This Red Lentil and Root Veggie Dal came from Appetite for Reduction (recipe here) and I thought Rob would like it- a red lentil curry, complete with ginger, curry powder, coriander, cumin, cardamom and cinnamon, complemented with a host of root vegetables: carrot, parsnip and turnip (did you spot the cruciferous vegetable?). A quick and healthy recipe, it was also up my alley. Turns out the word curry threw Rob off – he found it to be blander than anticipated. Meanwhile, I adored it! This time, I snatched the leftovers! The vegetables make this a sweet curry and I thought this complemented the savoury spices well. For the curry novices out there, there was no hint of curry powder taste… unless you decide to add more! I found this perfecto as written.
As Rob likes to say, if something hasn’t been dropped while he’s cooked, then he hasn’t really cooked.
My nemesis in the kitchen is having my water boil over while I make steel-cut oats. I swear, it happens nearly every week. Mostly because after I get my oats simmering, I usually wander away to do other things… load/unload the dishwasher, get dressed, etc… and then I hear sputtering and I’m back in an instant to calm the oats.
I am pretty good about not burning things, though.
So, when I roasted some eggplants over the gas flame on the oven, Rob was alarmed when he smelled smoke from his upstairs office. Everything alright? he asked. He peered at my neat pile of 7 Asian eggplants, on fire on the stovetop.
I am roasting eggplants! They are supposed to turn catch on fire and turn black. Honestly! This fire is under control!
While in Turkey, I learned how to roast an eggplant to get that smokey flavour for the eggplant in Sultan’s delight. You need to do it over an open flame. Apparently the big fat eggplants here have a much tougher skin, so they suggested getting an Asian or European variety with a thinner skin. After you have charred the eggplant, carefully remove the skin while retaining all the juice. The smaller eggplants, though, turn this into a very tedious chore. But, yes, it was worth the efforts. You can’t duplicate that flavour without the fire.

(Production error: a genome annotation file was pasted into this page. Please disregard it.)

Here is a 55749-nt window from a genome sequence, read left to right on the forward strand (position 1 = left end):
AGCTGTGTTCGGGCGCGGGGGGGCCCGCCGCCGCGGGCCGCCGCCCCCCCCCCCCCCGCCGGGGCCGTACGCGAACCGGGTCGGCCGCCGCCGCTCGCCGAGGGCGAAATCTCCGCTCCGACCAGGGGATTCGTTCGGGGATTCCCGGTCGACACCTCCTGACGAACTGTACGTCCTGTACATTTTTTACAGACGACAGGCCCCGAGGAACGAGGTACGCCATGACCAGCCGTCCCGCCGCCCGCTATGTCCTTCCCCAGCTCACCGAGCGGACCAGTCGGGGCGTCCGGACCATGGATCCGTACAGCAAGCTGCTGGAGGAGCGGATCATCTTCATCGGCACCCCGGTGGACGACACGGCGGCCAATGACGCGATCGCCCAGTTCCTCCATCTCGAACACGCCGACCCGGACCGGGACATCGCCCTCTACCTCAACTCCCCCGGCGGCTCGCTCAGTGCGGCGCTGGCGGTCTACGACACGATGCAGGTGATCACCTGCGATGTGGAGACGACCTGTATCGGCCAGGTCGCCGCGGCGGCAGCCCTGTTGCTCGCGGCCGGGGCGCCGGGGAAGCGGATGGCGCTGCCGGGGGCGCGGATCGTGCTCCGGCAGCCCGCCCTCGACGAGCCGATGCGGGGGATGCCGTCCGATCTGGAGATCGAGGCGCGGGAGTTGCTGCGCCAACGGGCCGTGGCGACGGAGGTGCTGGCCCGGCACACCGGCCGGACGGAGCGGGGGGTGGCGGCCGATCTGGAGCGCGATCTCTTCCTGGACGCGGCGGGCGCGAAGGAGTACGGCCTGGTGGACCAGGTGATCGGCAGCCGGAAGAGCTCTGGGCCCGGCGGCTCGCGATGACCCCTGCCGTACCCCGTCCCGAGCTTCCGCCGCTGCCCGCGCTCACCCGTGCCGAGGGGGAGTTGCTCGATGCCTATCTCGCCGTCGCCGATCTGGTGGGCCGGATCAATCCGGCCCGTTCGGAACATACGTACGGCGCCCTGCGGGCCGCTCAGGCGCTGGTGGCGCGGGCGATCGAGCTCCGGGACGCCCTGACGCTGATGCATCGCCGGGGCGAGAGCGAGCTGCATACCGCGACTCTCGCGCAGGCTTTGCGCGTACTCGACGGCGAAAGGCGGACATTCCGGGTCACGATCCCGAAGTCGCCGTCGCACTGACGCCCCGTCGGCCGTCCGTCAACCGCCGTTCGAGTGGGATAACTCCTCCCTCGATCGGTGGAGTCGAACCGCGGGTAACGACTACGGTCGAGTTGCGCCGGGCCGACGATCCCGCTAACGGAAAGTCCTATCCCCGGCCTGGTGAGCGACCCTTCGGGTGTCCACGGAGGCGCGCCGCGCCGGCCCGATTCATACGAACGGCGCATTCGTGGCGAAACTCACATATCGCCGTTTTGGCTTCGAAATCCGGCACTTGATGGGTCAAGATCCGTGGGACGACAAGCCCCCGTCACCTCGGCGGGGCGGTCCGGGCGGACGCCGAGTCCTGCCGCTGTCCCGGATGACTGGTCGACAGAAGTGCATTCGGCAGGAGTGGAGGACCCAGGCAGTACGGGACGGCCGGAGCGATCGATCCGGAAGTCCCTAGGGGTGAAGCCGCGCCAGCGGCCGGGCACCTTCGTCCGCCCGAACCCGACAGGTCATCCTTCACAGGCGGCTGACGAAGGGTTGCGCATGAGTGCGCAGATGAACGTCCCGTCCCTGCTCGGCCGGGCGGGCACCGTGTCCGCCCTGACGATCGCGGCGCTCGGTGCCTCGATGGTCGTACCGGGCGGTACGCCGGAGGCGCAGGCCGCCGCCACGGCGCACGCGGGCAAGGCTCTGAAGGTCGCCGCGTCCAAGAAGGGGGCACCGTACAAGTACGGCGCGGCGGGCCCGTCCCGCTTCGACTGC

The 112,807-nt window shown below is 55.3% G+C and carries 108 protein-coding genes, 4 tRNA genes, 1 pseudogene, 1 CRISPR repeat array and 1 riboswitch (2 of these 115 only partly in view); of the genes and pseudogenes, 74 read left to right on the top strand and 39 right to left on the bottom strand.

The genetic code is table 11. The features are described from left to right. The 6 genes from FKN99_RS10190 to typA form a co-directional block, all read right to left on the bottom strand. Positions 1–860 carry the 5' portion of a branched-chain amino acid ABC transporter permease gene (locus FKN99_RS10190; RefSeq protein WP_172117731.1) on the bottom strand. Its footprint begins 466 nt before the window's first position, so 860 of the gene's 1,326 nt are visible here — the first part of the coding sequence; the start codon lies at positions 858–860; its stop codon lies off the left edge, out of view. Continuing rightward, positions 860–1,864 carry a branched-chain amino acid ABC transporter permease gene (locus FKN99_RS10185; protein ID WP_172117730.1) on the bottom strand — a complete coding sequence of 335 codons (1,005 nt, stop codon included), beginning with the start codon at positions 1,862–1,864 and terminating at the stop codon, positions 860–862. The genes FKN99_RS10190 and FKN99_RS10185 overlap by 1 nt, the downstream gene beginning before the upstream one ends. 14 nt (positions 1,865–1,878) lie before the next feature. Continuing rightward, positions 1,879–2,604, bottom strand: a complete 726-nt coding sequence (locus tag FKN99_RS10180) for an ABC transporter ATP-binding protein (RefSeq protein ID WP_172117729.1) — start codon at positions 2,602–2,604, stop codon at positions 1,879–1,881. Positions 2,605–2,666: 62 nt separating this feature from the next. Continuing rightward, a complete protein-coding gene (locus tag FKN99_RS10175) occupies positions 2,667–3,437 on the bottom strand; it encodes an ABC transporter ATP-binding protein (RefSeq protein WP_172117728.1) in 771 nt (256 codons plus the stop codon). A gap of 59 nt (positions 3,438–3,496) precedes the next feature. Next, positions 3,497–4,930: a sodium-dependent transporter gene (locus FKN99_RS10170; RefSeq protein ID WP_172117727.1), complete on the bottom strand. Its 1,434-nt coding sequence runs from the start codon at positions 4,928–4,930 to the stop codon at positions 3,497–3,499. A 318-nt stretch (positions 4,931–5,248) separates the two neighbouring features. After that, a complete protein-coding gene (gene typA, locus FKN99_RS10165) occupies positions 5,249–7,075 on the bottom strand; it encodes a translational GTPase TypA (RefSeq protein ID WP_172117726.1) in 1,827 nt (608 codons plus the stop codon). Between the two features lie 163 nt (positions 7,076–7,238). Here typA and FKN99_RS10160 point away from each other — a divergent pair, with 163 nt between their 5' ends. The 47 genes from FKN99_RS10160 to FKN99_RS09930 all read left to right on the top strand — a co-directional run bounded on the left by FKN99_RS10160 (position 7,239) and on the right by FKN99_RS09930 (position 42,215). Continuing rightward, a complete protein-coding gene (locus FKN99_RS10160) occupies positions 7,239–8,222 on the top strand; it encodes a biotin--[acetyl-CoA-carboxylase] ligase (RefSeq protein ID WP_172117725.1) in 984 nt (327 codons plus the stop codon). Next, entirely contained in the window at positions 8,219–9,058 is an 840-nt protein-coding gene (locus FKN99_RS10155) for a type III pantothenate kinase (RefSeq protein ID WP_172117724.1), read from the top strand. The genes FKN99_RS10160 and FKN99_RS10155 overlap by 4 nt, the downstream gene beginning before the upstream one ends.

I have been meaning to make the Indian roasted eggplant dish, Baingan Bharta, for the longest time. However, as it is vegetable-based side dish, I have found it harder to incorporate into my weekly meals. I don’t usually do the two-dish dinners. So when I spotted this Eggplant and Lentil Curry at The Kathmanduo, I knew I had a great combination.
Essentially, you are combining dal bhat (or just dal since there is no rice) with baingan bharta. The dal, alone, was superb. The fenugreek adds a more savoury note that is tempered by the typical Indian culprits of cumin, ginger and coriander. You could stop right there, throw in some rice and have an excellent meal.
Please keep going, though.
With the roasted eggplant, you create a smokey, sultry savoury mush. It wasn’t what I was expecting from a bharta, as I wanted something with more tomato presence. The smokiness from the eggplant was unbeatable, though. Now throw it into your dal. Mix the two together. Bliss, sheer bliss. And a complete meal: veggies and beans. Add your favourite grain if you are still so inclined.
Sadly, as much as I adored this dish, this will be the last time I will be able to roast anything on an open flame in the kitchen.
Not because it was a fire hazard, or that I had a lot of cleaning to do afterwards…
But rather, we discovered that the smoke really irritates Rob’s allergies. The house smelled like smoke for 2 days and for weeks, Rob had unresolved sniffles. It took us a while to pinpoint the culprit but I’ve conceded the eggplant roasting for now. Even though Rob agreed this was the best eggplant dish he had ever had. Not willing to risk anyone’s health, it will have to stay locked in our memories forever. :)